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House votes to prevent rail strike, guarantee paid sick leave

Bill will now go to the Senate, where some lawmakers will push for guaranteeing sick leave

A worker walks along tracks at a BNSF rail yard Sept. 14, 2022, in Kansas City. The third largest railroad union rejected its deal with freight railroads Monday, Oct. 10, 2022, renewing the possibility of a strike that could cripple the economy. (AP Photo/Charlie Riedel, File)


The House of Representatives voted 290-137 Wednesday to intervene on a potential rail strike.

They voted 221-207 on an additional resolution that would guarantee seven days of paid sick leave for rail workers. All Democratic House members voted yes on this resolution, and three Republicans joined. Those Republican congressmen who voted for sick leave were Don Bacon (R-Neb.), Brian K. Fitzpatrick (R-Penn.), and John Katko (R-NY).

The bill will now go to the Senate, where some lawmakers say they demand such legislation guarantees paid sick leave. 

It is expected that the Senate will pass legislation to prevent a rail strike, but it remains unclear if the Senate will solidify demands for seven days of paid sick leave. It would be the first time since 1991 that Congress intervened on a rail labor dispute. 

Railroad workers would not be able to strike legally if this legislation passes. They could stage a “wildcat” walkout, but their employers could legally replace them or receive an injunction from a federal judge to order striking laborers back to work.  

A yearslong negotiation process

Since January 2020, the nation’s 12 rail unions and rail companies have been in labor contract negotiations. These unions collectively represent some 115,000 workers at U.S. freight rails BNSF, CSX, Norfolk Southern, Kansas City Southern and Union Pacific. 


In September, the White House stepped in to broker an agreement between these unions and rail employers. The tentative agreement delivered to rail employees a 24% wage increase by 2024, which would be the biggest wage increase in decades. 

However, the agreement fell short of union demands for 15 days of paid sick leave. It provided for one additional paid day off and three periods of medical leave.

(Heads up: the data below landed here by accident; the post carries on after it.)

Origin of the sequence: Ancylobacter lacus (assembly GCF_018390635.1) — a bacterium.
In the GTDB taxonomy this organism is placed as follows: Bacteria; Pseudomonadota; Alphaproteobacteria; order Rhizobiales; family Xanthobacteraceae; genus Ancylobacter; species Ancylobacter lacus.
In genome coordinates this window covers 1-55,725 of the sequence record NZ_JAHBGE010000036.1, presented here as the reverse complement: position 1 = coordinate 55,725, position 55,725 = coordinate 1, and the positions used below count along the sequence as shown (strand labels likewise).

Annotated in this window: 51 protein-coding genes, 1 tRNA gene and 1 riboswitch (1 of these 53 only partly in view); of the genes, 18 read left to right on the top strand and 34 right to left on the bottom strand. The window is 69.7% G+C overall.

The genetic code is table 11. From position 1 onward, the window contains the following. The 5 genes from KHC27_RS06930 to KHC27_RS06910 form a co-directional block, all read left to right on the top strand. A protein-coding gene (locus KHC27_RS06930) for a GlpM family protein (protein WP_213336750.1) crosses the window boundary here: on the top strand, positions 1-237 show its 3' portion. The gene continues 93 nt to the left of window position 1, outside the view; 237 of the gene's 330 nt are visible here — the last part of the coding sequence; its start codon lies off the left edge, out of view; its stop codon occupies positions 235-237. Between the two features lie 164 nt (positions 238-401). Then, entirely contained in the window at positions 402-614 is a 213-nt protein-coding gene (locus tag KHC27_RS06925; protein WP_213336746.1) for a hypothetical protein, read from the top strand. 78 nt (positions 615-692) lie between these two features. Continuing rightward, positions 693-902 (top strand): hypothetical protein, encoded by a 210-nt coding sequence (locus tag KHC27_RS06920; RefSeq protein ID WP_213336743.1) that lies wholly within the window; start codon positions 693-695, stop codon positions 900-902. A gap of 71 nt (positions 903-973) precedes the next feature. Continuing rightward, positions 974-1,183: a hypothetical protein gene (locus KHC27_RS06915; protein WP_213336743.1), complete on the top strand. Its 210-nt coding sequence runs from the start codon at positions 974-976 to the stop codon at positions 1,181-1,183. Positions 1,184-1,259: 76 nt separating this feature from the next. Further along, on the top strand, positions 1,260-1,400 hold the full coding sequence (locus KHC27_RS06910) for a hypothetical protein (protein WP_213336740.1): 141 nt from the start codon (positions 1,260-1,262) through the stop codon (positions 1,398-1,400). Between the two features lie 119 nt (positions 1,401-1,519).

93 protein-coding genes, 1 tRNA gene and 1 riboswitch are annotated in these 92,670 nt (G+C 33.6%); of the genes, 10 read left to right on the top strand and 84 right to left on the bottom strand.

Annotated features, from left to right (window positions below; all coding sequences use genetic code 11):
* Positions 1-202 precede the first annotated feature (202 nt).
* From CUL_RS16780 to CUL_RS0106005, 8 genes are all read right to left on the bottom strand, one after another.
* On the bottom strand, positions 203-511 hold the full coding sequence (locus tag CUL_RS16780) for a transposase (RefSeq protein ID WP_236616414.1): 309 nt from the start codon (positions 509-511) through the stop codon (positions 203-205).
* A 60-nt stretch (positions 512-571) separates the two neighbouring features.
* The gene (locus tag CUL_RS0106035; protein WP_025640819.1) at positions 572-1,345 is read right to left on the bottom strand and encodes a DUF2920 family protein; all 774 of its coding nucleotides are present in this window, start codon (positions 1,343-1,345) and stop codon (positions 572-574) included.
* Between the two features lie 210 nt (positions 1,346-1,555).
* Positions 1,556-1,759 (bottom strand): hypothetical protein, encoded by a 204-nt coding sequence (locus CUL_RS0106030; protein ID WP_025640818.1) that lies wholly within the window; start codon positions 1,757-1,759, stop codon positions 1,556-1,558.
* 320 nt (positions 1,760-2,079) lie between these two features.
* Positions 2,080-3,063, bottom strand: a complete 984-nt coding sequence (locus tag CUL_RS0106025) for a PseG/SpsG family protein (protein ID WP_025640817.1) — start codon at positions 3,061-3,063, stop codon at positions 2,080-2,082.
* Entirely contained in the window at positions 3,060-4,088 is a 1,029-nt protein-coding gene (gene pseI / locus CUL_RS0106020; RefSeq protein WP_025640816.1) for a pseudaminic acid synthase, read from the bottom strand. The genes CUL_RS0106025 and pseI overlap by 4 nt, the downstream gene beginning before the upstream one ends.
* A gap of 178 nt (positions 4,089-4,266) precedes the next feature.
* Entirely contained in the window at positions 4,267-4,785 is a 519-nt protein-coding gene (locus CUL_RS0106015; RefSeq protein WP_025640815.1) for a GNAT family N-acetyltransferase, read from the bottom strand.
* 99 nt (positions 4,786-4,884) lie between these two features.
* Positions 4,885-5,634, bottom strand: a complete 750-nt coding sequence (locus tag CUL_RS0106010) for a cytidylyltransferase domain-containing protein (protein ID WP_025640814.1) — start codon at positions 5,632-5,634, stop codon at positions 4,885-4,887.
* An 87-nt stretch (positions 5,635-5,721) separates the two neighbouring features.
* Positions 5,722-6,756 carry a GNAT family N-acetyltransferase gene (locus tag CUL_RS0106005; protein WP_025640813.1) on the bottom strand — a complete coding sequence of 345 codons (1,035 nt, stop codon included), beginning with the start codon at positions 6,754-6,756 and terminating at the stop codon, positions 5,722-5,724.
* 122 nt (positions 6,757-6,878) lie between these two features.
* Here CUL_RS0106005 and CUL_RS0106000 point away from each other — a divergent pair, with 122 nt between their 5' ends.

The Association of American Railroads, which represents rail companies, said in a Monday news release that the average freight rail employee receives three weeks of paid vacation and up to 14 days of personal leave. 

However, rail employees say that it’s challenging to use this time off. One railroad, BNSF, even had a policy earlier this year that penalized employees who refused to take a shift — even in the cases of medical or family emergencies. A representative said the railroad discontinued this policy in June. 

On Monday evening, President Joe Biden called upon Congress to act immediately to prevent a rail strike. Unions and lawmakers, liberal and conservative alike, slammed Biden, previously heralded as a pro-labor president. 

“The railways & workers should go back & negotiate a deal that the workers, not just the union bosses, will accept,” Sen. Marco Rubio, R-Fla., tweeted on Tuesday. “But if Congress is forced to do it, I will not vote to impose a deal that doesn’t have the support of the rail workers.”

Are you a rail worker? Email [email protected].

Rachel Premack

Rachel Premack is the editorial director at FreightWaves. She writes the newsletter MODES. Her reporting on the logistics industry has been featured in the New York Times, the Wall Street Journal, Bloomberg, Vox, and additional digital and print media. She's also spoken about her work on ABC News, NBC News, NPR, and other major outlets. If you’d like to get in touch with Rachel, please email her at [email protected] or [email protected]